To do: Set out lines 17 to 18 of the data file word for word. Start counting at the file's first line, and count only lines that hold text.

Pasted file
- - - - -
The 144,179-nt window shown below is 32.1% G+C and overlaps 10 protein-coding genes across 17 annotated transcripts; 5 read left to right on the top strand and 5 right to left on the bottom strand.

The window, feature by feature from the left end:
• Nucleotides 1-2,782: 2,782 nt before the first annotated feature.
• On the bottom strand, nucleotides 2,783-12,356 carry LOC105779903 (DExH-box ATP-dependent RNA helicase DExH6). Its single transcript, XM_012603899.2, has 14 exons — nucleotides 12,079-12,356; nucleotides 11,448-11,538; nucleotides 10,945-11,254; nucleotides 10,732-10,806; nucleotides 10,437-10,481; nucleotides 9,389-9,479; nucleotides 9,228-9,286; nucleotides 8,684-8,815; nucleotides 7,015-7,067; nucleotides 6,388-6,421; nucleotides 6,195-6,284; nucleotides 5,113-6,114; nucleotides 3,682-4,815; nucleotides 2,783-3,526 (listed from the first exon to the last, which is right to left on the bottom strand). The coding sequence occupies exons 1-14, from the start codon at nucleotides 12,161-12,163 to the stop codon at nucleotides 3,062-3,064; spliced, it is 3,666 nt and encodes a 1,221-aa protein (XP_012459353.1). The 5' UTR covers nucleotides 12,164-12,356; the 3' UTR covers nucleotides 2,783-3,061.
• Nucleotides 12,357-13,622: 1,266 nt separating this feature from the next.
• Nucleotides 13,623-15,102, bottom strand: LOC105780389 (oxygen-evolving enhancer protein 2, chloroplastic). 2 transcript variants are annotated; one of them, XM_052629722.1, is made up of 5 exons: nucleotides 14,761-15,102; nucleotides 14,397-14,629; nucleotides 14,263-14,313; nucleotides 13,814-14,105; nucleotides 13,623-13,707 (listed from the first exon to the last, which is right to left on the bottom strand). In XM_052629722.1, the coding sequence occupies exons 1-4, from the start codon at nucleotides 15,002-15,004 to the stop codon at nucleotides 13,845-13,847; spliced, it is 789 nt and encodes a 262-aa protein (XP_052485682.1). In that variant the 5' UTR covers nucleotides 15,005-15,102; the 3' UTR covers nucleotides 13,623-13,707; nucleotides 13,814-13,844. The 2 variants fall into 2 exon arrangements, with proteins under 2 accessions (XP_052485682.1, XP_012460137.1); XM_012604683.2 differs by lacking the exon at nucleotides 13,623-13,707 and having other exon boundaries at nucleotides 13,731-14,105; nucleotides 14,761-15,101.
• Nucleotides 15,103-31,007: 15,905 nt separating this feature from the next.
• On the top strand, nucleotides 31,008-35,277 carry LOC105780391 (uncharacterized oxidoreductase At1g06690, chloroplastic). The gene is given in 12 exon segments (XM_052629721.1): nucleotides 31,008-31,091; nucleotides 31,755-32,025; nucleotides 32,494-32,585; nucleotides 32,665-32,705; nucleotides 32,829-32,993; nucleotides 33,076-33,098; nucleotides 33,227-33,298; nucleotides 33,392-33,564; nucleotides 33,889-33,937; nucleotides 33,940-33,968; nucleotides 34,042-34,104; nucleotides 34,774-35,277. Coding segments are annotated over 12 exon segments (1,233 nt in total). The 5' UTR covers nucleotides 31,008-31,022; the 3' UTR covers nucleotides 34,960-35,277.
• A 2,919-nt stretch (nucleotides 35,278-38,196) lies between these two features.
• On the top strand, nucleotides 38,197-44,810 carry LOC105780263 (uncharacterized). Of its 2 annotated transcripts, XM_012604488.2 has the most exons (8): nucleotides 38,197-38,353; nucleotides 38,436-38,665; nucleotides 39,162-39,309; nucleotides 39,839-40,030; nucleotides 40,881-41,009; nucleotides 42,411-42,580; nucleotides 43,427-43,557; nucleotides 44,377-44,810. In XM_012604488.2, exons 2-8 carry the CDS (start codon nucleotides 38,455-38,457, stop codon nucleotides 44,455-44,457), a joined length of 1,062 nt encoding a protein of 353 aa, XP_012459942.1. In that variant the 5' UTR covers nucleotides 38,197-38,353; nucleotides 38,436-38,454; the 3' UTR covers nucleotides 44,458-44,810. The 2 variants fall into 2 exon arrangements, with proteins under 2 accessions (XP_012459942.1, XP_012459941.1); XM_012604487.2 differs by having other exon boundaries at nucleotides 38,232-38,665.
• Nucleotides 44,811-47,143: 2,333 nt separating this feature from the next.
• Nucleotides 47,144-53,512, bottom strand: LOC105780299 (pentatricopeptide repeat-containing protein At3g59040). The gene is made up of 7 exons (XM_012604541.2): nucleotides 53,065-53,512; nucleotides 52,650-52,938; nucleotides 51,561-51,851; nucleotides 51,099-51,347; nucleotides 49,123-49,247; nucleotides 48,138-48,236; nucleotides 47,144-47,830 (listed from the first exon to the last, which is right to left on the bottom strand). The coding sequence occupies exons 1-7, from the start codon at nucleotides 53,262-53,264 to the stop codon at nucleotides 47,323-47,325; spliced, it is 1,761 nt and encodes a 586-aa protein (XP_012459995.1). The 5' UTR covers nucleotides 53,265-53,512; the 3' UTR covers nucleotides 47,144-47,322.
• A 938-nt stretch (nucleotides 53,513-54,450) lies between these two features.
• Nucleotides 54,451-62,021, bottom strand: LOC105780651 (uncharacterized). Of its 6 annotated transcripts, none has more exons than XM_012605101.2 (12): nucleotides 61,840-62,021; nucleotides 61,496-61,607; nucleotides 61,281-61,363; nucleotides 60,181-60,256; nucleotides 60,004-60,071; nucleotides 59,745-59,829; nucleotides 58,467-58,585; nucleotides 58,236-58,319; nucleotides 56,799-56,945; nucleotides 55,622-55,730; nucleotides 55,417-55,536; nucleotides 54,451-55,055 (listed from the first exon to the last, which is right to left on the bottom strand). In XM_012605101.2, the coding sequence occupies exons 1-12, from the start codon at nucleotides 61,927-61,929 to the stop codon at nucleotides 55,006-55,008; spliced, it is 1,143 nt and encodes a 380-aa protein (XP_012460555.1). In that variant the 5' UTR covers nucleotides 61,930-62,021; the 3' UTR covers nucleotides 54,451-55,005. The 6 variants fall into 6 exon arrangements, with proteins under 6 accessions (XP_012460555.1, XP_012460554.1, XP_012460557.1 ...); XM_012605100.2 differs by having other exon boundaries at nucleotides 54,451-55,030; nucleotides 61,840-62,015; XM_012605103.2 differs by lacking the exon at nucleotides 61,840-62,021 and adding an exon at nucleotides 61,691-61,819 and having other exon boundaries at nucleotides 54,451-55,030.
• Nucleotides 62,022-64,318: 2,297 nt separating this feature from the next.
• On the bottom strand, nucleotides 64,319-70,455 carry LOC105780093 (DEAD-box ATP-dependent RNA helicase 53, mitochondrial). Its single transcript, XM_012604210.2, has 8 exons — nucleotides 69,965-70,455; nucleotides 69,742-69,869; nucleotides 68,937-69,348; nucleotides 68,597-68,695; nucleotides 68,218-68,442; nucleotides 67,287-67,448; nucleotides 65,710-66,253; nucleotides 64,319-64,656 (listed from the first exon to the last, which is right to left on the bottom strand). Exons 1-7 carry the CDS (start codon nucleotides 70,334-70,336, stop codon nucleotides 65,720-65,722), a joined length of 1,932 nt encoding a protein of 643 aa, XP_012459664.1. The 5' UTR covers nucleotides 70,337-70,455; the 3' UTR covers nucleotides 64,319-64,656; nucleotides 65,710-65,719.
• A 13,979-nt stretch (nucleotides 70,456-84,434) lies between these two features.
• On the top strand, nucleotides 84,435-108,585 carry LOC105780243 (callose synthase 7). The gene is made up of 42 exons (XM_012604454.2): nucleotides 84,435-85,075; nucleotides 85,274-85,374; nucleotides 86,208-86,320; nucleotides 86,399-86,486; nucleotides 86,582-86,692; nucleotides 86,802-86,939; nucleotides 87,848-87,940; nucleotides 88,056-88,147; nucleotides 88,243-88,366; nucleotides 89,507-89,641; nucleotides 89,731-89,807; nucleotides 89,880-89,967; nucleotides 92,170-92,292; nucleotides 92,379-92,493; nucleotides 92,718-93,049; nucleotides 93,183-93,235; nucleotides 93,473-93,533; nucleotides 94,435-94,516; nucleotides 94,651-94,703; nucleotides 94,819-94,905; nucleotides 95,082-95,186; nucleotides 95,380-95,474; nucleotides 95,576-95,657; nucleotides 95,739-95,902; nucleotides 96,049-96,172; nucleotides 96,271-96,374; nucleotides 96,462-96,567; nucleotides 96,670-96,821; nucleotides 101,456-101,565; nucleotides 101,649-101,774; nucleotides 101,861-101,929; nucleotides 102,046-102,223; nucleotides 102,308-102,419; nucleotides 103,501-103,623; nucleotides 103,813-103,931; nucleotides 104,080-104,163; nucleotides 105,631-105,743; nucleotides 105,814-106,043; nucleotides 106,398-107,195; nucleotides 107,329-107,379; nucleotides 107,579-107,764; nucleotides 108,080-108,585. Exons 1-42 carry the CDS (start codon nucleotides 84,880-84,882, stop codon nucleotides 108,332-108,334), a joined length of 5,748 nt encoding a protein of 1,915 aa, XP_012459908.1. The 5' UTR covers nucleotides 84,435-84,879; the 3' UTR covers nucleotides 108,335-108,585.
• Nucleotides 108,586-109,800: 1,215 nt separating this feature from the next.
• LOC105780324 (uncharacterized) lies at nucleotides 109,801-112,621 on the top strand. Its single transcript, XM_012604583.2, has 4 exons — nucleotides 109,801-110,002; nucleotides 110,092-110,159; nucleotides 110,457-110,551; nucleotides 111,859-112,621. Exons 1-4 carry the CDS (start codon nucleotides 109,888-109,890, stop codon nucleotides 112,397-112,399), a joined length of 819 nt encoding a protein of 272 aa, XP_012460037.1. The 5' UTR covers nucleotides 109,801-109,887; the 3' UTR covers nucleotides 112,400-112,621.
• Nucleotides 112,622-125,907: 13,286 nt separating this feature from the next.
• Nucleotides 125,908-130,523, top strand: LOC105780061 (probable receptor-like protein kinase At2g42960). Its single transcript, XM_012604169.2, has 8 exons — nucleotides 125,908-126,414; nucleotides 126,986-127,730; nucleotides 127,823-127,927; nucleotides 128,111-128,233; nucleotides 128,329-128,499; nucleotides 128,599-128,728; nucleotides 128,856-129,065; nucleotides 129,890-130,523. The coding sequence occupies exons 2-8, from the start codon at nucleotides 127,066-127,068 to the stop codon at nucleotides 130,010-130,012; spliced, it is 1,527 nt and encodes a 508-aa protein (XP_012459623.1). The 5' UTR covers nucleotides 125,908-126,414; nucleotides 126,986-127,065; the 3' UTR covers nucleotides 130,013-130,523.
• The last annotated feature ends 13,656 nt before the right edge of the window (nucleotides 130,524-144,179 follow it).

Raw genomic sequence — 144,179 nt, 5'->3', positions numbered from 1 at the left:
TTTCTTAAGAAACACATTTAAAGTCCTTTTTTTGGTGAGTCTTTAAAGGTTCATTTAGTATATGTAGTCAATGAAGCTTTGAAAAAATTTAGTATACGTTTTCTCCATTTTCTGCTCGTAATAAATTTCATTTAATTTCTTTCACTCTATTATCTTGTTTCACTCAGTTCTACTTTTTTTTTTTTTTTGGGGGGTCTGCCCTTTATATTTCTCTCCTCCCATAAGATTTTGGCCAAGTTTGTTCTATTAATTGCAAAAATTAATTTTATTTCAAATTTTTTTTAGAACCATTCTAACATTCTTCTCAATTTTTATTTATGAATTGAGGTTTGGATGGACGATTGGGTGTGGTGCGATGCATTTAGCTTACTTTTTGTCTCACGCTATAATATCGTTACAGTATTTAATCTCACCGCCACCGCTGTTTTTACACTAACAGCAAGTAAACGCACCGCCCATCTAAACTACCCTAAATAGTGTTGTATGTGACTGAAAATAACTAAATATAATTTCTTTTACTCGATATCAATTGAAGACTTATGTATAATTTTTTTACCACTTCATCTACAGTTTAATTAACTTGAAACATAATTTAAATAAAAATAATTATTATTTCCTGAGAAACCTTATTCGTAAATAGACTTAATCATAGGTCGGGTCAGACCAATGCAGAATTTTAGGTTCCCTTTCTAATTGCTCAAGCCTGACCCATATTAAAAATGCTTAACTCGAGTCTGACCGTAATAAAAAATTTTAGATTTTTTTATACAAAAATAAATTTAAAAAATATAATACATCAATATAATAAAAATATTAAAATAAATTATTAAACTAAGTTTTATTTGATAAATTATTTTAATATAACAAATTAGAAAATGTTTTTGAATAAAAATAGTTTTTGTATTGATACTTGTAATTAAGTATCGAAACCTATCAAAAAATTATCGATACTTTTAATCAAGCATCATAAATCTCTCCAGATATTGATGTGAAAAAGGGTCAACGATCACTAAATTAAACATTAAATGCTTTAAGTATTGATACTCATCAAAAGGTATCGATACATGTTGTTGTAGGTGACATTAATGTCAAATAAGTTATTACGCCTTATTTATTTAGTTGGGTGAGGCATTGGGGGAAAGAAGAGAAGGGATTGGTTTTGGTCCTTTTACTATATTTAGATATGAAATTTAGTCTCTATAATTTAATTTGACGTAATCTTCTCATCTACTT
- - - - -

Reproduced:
• A 13,979-nt stretch (nucleotides 70,456-84,434) lies between these two features.
• On the top strand, nucleotides 84,435-108,585 carry LOC105780243 (callose synthase 7). The gene is made up of 42 exons (XM_012604454.2): nucleotides 84,435-85,075; nucleotides 85,274-85,374; nucleotides 86,208-86,320; nucleotides 86,399-86,486; nucleotides 86,582-86,692; nucleotides 86,802-86,939; nucleotides 87,848-87,940; nucleotides 88,056-88,147; nucleotides 88,243-88,366; nucleotides 89,507-89,641; nucleotides 89,731-89,807; nucleotides 89,880-89,967; nucleotides 92,170-92,292; nucleotides 92,379-92,493; nucleotides 92,718-93,049; nucleotides 93,183-93,235; nucleotides 93,473-93,533; nucleotides 94,435-94,516; nucleotides 94,651-94,703; nucleotides 94,819-94,905; nucleotides 95,082-95,186; nucleotides 95,380-95,474; nucleotides 95,576-95,657; nucleotides 95,739-95,902; nucleotides 96,049-96,172; nucleotides 96,271-96,374; nucleotides 96,462-96,567; nucleotides 96,670-96,821; nucleotides 101,456-101,565; nucleotides 101,649-101,774; nucleotides 101,861-101,929; nucleotides 102,046-102,223; nucleotides 102,308-102,419; nucleotides 103,501-103,623; nucleotides 103,813-103,931; nucleotides 104,080-104,163; nucleotides 105,631-105,743; nucleotides 105,814-106,043; nucleotides 106,398-107,195; nucleotides 107,329-107,379; nucleotides 107,579-107,764; nucleotides 108,080-108,585. Exons 1-42 carry the CDS (start codon nucleotides 84,880-84,882, stop codon nucleotides 108,332-108,334), a joined length of 5,748 nt encoding a protein of 1,915 aa, XP_012459908.1. The 5' UTR covers nucleotides 84,435-84,879; the 3' UTR covers nucleotides 108,335-108,585.